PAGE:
Sunday, February 17, 2008

Understanding Vitamin A

Everyone knows that vitamins are important for good health. Of the 13 essential vitamins, the human body can only manufacture a small portion of these. The rest must come from the diet or, in some cases, supplementation. But what exactly are the benefits of these vitamins and how much of it do we need to be healthy? In particular, what are the benefits of Vitamin A, and what are its sources?

As an antioxidant, vitamin A prevents cell damage caused by free radials and may be helpful in preventing some types of cancer. It is believed that vitamin A may help protect against lung cancer. Vitamin A has also played a part in helping heal and prevent acne. The potent acne medication, Accutane (isotretinoin), is a derivative of vitamin A.

Good sources of the retinol form of vitamin A in the diet include the following:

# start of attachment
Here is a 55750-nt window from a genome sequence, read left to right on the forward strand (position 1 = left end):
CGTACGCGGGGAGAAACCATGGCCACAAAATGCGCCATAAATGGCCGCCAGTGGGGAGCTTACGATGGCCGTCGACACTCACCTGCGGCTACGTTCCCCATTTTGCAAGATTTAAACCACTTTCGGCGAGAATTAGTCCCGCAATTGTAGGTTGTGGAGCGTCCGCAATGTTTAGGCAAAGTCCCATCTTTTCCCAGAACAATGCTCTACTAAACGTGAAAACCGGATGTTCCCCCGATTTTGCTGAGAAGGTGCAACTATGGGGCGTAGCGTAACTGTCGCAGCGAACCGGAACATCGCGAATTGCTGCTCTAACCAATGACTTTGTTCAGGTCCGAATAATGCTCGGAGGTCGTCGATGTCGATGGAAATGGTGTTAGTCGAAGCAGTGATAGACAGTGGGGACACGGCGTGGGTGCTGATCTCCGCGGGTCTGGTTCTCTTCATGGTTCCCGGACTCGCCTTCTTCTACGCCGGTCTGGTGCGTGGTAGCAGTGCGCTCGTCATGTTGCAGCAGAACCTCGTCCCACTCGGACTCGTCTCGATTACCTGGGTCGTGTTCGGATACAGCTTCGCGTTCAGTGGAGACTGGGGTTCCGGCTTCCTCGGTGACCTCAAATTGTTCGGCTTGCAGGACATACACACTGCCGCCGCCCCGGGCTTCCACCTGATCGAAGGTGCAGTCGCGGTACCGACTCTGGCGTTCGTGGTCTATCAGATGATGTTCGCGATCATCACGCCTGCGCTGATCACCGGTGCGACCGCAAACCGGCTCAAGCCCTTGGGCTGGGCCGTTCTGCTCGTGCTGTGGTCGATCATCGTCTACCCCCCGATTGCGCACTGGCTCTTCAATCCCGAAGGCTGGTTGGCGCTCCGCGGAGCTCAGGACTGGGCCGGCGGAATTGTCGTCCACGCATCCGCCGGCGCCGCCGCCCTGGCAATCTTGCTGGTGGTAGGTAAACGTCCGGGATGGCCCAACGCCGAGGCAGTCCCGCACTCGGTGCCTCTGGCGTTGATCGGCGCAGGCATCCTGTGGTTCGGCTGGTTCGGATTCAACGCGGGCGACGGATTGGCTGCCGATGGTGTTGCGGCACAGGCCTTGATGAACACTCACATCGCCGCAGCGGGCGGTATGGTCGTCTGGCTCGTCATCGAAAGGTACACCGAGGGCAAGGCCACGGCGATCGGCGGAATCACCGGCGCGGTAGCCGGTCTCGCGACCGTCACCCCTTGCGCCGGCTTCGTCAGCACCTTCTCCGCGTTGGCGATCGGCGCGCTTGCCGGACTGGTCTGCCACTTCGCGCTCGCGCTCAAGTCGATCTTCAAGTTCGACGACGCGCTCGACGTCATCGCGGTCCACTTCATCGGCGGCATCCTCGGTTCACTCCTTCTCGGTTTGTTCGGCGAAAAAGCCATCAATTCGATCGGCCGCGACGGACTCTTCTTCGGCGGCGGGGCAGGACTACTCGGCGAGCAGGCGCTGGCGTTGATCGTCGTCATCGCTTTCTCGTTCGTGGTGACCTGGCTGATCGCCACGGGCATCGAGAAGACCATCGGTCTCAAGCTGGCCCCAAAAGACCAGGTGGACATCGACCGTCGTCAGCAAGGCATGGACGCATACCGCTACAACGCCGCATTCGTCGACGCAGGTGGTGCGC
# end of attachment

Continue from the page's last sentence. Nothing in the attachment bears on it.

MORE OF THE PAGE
Egg yolks
Fortified whole milk

Retinol plays many important roles in the body. It prevents night blindness and is essential for good eye health. Without retinol, cell division and cell growth cannot proceed normally. Bones and teeth need the proper amounts of vitamin A in order to develop properly. Other parts of the body, such as the tissue that lines intestines and airways also require retinol.

Vitamin A is a fat soluble vitamin that exists in multiple forms. Retinol, retinoic acid, and retinyl esters are stand-alone forms. This means that they are readily available in foods in their current form, and do not need to be combined with other minerals in order to be effective. The two types of vitamin a are retinols and beta carotene. Most of the time Vitamin A is referred to interchangeably with either of these terms. Vitamin A in the diet comes from two main sources: animal products and plants. Retinols are obtained from animal products, whereas the form beta carotene comes from plants such as yellow and orange vegetables.

Beta carotene is abundant in the following plant sources:

Yellow squash

Healthy adults only need 800-1000 micrograms of vitamin A on a daily basis. Too much vitamin A can cause headaches and vision problems, joint aches, loss of appetite, and skin problems. Women who are pregnant should not take vitamin A supplements, since excessive amounts of retinol have been linked to birth defects.

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